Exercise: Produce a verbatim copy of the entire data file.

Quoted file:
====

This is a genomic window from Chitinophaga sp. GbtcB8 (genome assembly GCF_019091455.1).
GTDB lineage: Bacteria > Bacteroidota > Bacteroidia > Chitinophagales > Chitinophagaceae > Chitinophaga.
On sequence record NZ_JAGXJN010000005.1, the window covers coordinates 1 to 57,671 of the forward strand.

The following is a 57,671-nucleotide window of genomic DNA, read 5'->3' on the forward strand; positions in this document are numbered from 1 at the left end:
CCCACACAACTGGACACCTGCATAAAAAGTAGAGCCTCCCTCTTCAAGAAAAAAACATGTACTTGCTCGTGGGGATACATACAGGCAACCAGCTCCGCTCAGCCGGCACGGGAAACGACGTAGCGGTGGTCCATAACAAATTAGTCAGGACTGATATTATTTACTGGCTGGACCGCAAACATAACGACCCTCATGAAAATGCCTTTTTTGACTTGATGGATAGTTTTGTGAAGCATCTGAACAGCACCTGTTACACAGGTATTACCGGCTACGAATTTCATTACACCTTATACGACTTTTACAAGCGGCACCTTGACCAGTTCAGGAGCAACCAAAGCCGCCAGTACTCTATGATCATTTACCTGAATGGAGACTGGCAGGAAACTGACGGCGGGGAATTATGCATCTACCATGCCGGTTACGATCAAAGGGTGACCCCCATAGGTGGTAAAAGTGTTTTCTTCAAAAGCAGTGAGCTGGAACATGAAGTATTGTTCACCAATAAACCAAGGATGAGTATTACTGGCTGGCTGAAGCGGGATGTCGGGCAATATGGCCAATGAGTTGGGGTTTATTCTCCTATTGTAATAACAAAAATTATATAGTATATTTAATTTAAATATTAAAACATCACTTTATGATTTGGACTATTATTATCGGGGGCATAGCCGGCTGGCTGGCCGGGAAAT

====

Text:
This is a genomic window from Chitinophaga sp. GbtcB8 (genome assembly GCF_019091455.1).
GTDB lineage: Bacteria > Bacteroidota > Bacteroidia > Chitinophagales > Chitinophagaceae > Chitinophaga.
On sequence record NZ_JAGXJN010000005.1, the window covers coordinates 1 to 57,671 of the forward strand.

The following is a 57,671-nucleotide window of genomic DNA, read 5'->3' on the forward strand; positions in this document are numbered from 1 at the left end:
CCCACACAACTGGACACCTGCATAAAAAGTAGAGCCTCCCTCTTCAAGAAAAAAACATGTACTTGCTCGTGGGGATACATACAGGCAACCAGCTCCGCTCAGCCGGCACGGGAAACGACGTAGCGGTGGTCCATAACAAATTAGTCAGGACTGATATTATTTACTGGCTGGACCGCAAACATAACGACCCTCATGAAAATGCCTTTTTTGACTTGATGGATAGTTTTGTGAAGCATCTGAACAGCACCTGTTACACAGGTATTACCGGCTACGAATTTCATTACACCTTATACGACTTTTACAAGCGGCACCTTGACCAGTTCAGGAGCAACCAAAGCCGCCAGTACTCTATGATCATTTACCTGAATGGAGACTGGCAGGAAACTGACGGCGGGGAATTATGCATCTACCATGCCGGTTACGATCAAAGGGTGACCCCCATAGGTGGTAAAAGTGTTTTCTTCAAAAGCAGTGAGCTGGAACATGAAGTATTGTTCACCAATAAACCAAGGATGAGTATTACTGGCTGGCTGAAGCGGGATGTCGGGCAATATGGCCAATGAGTTGGGGTTTATTCTCCTATTGTAATAACAAAAATTATATAGTATATTTAATTTAAATATTAAAACATCACTTTATGATTTGGACTATTATTATCGGGGGCATAGCCGGCTGGCTGGCCGGGAAAT